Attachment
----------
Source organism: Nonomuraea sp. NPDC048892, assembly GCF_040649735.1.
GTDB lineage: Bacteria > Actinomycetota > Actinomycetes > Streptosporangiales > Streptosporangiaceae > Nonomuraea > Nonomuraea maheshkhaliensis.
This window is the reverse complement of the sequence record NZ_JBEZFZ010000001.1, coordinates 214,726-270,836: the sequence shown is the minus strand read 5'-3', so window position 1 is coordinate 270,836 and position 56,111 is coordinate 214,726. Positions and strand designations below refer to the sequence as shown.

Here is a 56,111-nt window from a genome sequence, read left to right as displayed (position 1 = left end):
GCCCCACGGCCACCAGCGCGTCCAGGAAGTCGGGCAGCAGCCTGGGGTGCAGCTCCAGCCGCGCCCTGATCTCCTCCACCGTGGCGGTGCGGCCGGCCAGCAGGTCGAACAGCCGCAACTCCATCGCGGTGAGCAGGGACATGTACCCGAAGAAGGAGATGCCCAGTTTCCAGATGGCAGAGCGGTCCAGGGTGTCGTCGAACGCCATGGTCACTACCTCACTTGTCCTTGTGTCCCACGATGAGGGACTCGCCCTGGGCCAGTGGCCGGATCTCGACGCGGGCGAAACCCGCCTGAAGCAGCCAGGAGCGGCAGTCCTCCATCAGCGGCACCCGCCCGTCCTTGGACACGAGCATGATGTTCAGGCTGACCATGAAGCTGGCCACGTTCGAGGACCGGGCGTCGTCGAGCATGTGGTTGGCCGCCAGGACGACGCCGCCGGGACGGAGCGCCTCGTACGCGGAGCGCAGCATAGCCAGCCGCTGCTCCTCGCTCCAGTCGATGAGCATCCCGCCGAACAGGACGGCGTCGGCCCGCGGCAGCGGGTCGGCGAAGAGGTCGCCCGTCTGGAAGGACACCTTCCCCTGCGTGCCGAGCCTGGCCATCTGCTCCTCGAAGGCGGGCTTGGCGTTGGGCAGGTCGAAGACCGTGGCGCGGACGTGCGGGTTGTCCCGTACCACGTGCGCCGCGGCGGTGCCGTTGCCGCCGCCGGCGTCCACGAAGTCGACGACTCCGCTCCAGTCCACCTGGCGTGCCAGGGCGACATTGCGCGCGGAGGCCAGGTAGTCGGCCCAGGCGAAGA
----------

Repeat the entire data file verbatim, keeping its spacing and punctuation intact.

Source organism: Nonomuraea sp. NPDC048892, assembly GCF_040649735.1.
GTDB lineage: Bacteria > Actinomycetota > Actinomycetes > Streptosporangiales > Streptosporangiaceae > Nonomuraea > Nonomuraea maheshkhaliensis.
This window is the reverse complement of the sequence record NZ_JBEZFZ010000001.1, coordinates 214,726-270,836: the sequence shown is the minus strand read 5'-3', so window position 1 is coordinate 270,836 and position 56,111 is coordinate 214,726. Positions and strand designations below refer to the sequence as shown.

Here is a 56,111-nt window from a genome sequence, read left to right as displayed (position 1 = left end):
GCCCCACGGCCACCAGCGCGTCCAGGAAGTCGGGCAGCAGCCTGGGGTGCAGCTCCAGCCGCGCCCTGATCTCCTCCACCGTGGCGGTGCGGCCGGCCAGCAGGTCGAACAGCCGCAACTCCATCGCGGTGAGCAGGGACATGTACCCGAAGAAGGAGATGCCCAGTTTCCAGATGGCAGAGCGGTCCAGGGTGTCGTCGAACGCCATGGTCACTACCTCACTTGTCCTTGTGTCCCACGATGAGGGACTCGCCCTGGGCCAGTGGCCGGATCTCGACGCGGGCGAAACCCGCCTGAAGCAGCCAGGAGCGGCAGTCCTCCATCAGCGGCACCCGCCCGTCCTTGGACACGAGCATGATGTTCAGGCTGACCATGAAGCTGGCCACGTTCGAGGACCGGGCGTCGTCGAGCATGTGGTTGGCCGCCAGGACGACGCCGCCGGGACGGAGCGCCTCGTACGCGGAGCGCAGCATAGCCAGCCGCTGCTCCTCGCTCCAGTCGATGAGCATCCCGCCGAACAGGACGGCGTCGGCCCGCGGCAGCGGGTCGGCGAAGAGGTCGCCCGTCTGGAAGGACACCTTCCCCTGCGTGCCGAGCCTGGCCATCTGCTCCTCGAAGGCGGGCTTGGCGTTGGGCAGGTCGAAGACCGTGGCGCGGACGTGCGGGTTGTCCCGTACCACGTGCGCCGCGGCGGTGCCGTTGCCGCCGCCGGCGTCCACGAAGTCGACGACTCCGCTCCAGTCCACCTGGCGTGCCAGGGCGACATTGCGCGCGGAGGCCAGGTAGTCGGCCCAGGCGAAGA